Bancha in general is considered as the regular house tea, available in a standard Japanese household. This tea lends itself to consumption at any given time of day and may be prepared in larger volumes at once, for batch that lasts the whole day. However, when mentioning bancha to a Japanese person, depending on the region they grew up, the word “bancha” may have a different connotation.

What is called bancha In the Shizuoka and Tokyo region, is called Kawayanagi (川柳) or Aoyanagi (青柳) in Osaka and Kyoto. And the word bancha in this region refers to Kyo-bancha, which is a tea roasted on a coal fire, with a rather smokey aroma. Then again, In northern Japan in Hokkaido for example, bancha is used to refer to what in other regions is called Hōjicha, the mainstream roasted Japanese tea. This even extends to the scale that most rural areas in Japan have their own local bancha style and thus use the word for only that particular tea.

Originally, the word bancha in Japanese is said to derive from the word bangai-cha (番外茶). The character ban (番) refers to the optimal harvesting time of Japanese green tea, of which there usually are two to three and sometimes four in a year. The first harvest is conducted in Spring, which is also when that year’s shincha or first flush new tea is harvested. The second in summer and possibly a third in Autumn. The character gai (外) means outside, and in collocation, the word bangai-cha means “tea which is harvested outside of the main harvesting seasons”.

Regardless if the tea is roasted, fermented, withered, consumed as cheap sencha, or boiled together with other ingredients; bancha is a tea that is produced from leaf that isn’t suitable for the production of what is considered the higher grade, quality tea that Japan so wishes to offer. Generally speaking, this leaf can be obtained during three stages in between the harvests.

  1. Late growers.
    These are the new buds and leaves that have sprouted after the first harvest. These leaves have sprouted too late and can’t be used as leaf from the first flush harvest. In certain cases, bancha is written as (晩茶) in Japanese, in which case it’s meaning refers to the lateness of the leaf harvested. Leaves that are harvested later, are generally coarser and larger than the softer and smaller ones suitable for high class production.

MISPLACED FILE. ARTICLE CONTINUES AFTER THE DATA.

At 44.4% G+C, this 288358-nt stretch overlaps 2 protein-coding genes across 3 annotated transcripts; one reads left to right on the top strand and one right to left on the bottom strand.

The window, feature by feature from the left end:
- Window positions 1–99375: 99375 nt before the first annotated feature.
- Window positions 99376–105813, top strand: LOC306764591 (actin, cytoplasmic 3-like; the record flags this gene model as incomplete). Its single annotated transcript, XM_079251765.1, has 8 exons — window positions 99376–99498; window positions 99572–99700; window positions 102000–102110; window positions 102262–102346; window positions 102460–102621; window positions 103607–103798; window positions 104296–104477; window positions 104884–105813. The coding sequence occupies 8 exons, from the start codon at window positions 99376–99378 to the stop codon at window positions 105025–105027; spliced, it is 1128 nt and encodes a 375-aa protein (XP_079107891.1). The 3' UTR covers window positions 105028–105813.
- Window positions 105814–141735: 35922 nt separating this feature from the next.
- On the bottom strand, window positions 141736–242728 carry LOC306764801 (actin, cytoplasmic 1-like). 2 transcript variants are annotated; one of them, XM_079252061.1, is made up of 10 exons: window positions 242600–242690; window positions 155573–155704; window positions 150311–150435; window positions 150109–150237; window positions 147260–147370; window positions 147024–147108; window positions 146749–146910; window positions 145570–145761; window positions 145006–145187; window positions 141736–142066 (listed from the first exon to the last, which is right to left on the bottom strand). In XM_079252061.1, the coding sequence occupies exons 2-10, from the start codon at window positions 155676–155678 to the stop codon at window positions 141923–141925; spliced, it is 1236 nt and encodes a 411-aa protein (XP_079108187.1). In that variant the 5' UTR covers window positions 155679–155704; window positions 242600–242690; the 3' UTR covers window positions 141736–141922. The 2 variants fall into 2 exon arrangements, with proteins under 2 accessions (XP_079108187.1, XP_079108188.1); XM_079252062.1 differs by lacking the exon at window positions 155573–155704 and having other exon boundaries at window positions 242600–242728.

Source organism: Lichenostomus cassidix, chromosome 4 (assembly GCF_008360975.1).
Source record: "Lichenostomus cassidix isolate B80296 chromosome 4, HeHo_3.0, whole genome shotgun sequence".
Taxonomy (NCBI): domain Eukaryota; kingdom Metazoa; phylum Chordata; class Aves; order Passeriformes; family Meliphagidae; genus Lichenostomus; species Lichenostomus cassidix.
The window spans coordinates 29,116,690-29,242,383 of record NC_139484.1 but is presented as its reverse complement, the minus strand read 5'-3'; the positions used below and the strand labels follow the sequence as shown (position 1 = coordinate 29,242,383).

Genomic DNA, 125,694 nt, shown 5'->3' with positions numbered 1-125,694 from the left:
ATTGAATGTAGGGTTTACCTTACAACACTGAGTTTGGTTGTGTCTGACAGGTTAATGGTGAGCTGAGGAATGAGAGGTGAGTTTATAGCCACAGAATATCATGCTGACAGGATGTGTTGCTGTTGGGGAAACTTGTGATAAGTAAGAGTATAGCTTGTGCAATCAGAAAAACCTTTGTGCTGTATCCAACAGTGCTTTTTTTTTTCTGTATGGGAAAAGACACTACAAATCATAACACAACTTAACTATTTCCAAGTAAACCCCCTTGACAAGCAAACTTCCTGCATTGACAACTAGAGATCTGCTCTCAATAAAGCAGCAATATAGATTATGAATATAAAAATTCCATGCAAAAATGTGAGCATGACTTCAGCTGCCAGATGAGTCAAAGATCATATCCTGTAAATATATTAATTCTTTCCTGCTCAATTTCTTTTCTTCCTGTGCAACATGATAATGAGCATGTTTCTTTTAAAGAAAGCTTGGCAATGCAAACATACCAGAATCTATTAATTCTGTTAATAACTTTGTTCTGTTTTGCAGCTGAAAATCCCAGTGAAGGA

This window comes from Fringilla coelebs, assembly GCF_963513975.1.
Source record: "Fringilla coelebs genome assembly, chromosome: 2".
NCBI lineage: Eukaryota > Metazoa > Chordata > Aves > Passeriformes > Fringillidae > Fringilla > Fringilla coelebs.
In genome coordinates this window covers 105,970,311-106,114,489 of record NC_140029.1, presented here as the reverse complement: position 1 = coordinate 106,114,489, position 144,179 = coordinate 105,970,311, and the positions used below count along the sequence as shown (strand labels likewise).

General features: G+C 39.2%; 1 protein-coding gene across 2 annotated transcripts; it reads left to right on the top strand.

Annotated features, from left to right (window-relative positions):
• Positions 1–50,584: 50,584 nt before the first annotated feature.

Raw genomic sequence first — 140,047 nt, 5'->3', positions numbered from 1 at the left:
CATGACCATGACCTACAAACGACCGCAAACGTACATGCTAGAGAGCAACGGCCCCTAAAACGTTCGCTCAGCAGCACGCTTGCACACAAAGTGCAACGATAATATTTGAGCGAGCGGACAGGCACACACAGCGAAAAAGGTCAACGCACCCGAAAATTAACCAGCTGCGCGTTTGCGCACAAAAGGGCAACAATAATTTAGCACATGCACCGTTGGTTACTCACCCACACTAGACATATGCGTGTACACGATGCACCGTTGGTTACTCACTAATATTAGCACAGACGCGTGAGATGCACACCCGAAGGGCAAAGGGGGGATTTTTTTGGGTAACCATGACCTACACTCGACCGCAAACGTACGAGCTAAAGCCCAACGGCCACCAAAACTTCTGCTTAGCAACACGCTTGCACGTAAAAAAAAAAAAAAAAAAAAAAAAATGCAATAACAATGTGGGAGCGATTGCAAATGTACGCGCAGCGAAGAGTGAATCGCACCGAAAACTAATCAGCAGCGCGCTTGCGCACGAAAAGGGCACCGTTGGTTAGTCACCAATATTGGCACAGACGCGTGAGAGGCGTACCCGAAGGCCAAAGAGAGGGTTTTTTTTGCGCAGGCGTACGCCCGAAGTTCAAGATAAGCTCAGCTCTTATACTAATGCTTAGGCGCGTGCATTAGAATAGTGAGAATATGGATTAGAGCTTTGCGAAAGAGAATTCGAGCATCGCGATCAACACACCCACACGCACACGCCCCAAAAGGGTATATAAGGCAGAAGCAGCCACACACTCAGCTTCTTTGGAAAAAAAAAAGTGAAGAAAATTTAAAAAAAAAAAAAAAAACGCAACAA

2. Autumn pruning. 
    This is the leaf that, when a third autumn harvest isn’t obtained, is left to grow. Before winter, in preparation for next year’s harvest, the trees are pruned and the leaf then gathered is used for the production of bancha, also called Shūtō Bancha (秋冬番茶) or “Autumn and Winter Bancha”. Other naming variations, depending on when the pruning is conducted, also exist.
  3. Outcasts.
    This is the leaf that during the manufacturing and selection process of sencha or gyokuro was filtered out due to their large size or coarseness. This leaf is also referred to as atama (頭) or “heads” in Japanese.

In the end, we can say that the leaf used for bancha is generally selected by a set of standards which determine whether or not the leaf is suitable for the production of sencha, kabusecha and gyokuro; the main stream Japanese green tea variations.

Do keep in mind however, that wherever you go in Japan, the word bancha may have different connotations, and you may not always get what you were expecting to receive.

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